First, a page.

Key Signatures a Time-Waste?
Are key signatures sometimes a time-waste?
Do your transcribing with a scale ticket instead of a key signature, or pencil-in a scale ticket on existing sheet music just after the key signature. Pattern reading/singing on the five-line staff works the same for scale tickets as for key signatures. Advantage for singers and by-ear instrumentalists: no letternames of notes are needed. You read the staff by pattern.
A scale ticket recasts key signature and clef sign into major-minor and shows where the three scale waypoints sit on the staff. It consists of just a triangle if you are having to do only with major and minor scales. The glyph for the major mediant hub (“mi” of “do-re-mi”) is an outlined (empty inside) up-triangle, and the minor hub is a solid filled down-triangle.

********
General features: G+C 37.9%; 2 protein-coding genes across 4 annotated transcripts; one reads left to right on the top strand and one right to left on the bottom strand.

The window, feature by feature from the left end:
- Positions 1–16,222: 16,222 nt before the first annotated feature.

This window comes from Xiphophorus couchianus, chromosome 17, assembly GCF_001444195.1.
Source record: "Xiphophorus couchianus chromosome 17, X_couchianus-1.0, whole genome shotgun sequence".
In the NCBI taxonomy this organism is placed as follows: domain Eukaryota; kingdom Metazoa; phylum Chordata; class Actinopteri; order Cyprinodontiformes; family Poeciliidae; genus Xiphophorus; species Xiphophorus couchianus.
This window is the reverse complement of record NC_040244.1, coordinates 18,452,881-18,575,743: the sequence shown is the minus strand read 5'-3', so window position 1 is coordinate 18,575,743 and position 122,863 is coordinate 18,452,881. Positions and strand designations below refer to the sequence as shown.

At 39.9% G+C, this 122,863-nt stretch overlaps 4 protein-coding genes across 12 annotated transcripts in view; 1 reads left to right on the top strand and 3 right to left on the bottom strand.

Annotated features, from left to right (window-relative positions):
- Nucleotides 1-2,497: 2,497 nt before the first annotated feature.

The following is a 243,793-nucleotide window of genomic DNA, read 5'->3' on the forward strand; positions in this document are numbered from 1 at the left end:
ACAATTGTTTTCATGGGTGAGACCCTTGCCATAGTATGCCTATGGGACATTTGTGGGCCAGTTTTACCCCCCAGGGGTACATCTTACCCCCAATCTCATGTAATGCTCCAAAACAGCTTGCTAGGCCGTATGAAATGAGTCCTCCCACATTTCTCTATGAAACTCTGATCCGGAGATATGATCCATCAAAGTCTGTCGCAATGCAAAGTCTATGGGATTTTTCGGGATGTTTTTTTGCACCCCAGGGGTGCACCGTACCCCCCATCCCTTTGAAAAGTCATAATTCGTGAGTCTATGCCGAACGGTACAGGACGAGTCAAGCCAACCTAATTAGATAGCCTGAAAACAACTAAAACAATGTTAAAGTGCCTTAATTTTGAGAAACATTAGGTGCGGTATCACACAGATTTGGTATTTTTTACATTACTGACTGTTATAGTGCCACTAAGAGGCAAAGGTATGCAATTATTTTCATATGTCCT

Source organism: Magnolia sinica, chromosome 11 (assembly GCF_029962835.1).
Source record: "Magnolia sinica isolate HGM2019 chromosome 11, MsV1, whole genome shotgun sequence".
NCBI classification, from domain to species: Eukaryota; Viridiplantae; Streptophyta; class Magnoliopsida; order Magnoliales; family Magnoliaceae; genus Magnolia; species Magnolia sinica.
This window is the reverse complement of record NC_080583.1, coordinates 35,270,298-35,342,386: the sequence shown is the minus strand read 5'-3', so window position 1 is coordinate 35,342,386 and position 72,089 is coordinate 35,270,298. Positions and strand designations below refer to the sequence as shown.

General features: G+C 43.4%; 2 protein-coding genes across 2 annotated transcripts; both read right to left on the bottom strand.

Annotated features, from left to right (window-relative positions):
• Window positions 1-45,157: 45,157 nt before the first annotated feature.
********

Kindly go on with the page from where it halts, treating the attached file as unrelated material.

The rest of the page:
The dominant and tonic waypoints flank the hub above and below: the tonic (the keynote) is at the line below a hub on a line, or the space below a hub on a space–a third down, that is. The dominant is a third up.
When a key signature is already present and you recognize major: place your major hub a fifth (two spaces or lines) below the last-added sharp; else a major second below the last-added flat; key of C has its major hub at E. The minor hub would be a third below the major hub.